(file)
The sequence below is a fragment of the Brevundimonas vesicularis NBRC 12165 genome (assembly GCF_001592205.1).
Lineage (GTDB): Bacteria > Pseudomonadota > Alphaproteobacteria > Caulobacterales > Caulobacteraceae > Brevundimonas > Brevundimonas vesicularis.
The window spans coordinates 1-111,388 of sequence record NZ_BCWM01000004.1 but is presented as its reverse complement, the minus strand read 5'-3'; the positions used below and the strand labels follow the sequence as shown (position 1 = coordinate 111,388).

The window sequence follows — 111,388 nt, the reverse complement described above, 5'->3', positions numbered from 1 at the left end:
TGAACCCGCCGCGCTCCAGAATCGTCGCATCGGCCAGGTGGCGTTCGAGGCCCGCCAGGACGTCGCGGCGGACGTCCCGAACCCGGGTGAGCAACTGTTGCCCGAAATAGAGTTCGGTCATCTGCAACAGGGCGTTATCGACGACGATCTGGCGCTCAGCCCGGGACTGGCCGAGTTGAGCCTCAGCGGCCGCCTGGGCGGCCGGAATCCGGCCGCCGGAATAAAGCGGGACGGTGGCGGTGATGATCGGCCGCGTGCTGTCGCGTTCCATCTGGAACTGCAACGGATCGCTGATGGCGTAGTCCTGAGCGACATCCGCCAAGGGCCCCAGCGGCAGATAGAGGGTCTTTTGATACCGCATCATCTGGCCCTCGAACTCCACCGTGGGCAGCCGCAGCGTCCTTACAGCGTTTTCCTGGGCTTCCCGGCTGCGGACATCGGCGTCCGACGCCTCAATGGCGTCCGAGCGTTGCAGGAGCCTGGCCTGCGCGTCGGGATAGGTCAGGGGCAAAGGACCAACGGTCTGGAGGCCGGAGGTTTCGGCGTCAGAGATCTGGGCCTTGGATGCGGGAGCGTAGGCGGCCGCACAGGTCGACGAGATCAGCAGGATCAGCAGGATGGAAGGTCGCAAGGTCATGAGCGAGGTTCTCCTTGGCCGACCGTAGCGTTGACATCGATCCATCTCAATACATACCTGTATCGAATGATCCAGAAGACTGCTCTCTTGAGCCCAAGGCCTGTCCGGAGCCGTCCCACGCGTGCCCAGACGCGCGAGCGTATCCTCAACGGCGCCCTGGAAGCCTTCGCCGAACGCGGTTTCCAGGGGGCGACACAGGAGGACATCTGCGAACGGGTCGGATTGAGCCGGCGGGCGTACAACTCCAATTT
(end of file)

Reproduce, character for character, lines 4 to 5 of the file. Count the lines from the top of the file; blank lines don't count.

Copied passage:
The window sequence follows — 111,388 nt, the reverse complement described above, 5'->3', positions numbered from 1 at the left end:
TGAACCCGCCGCGCTCCAGAATCGTCGCATCGGCCAGGTGGCGTTCGAGGCCCGCCAGGACGTCGCGGCGGACGTCCCGAACCCGGGTGAGCAACTGTTGCCCGAAATAGAGTTCGGTCATCTGCAACAGGGCGTTATCGACGACGATCTGGCGCTCAGCCCGGGACTGGCCGAGTTGAGCCTCAGCGGCCGCCTGGGCGGCCGGAATCCGGCCGCCGGAATAAAGCGGGACGGTGGCGGTGATGATCGGCCGCGTGCTGTCGCGTTCCATCTGGAACTGCAACGGATCGCTGATGGCGTAGTCCTGAGCGACATCCGCCAAGGGCCCCAGCGGCAGATAGAGGGTCTTTTGATACCGCATCATCTGGCCCTCGAACTCCACCGTGGGCAGCCGCAGCGTCCTTACAGCGTTTTCCTGGGCTTCCCGGCTGCGGACATCGGCGTCCGACGCCTCAATGGCGTCCGAGCGTTGCAGGAGCCTGGCCTGCGCGTCGGGATAGGTCAGGGGCAAAGGACCAACGGTCTGGAGGCCGGAGGTTTCGGCGTCAGAGATCTGGGCCTTGGATGCGGGAGCGTAGGCGGCCGCACAGGTCGACGAGATCAGCAGGATCAGCAGGATGGAAGGTCGCAAGGTCATGAGCGAGGTTCTCCTTGGCCGACCGTAGCGTTGACATCGATCCATCTCAATACATACCTGTATCGAATGATCCAGAAGACTGCTCTCTTGAGCCCAAGGCCTGTCCGGAGCCGTCCCACGCGTGCCCAGACGCGCGAGCGTATCCTCAACGGCGCCCTGGAAGCCTTCGCCGAACGCGGTTTCCAGGGGGCGACACAGGAGGACATCTGCGAACGGGTCGGATTGAGCCGGCGGGCGTACAACTCCAATTT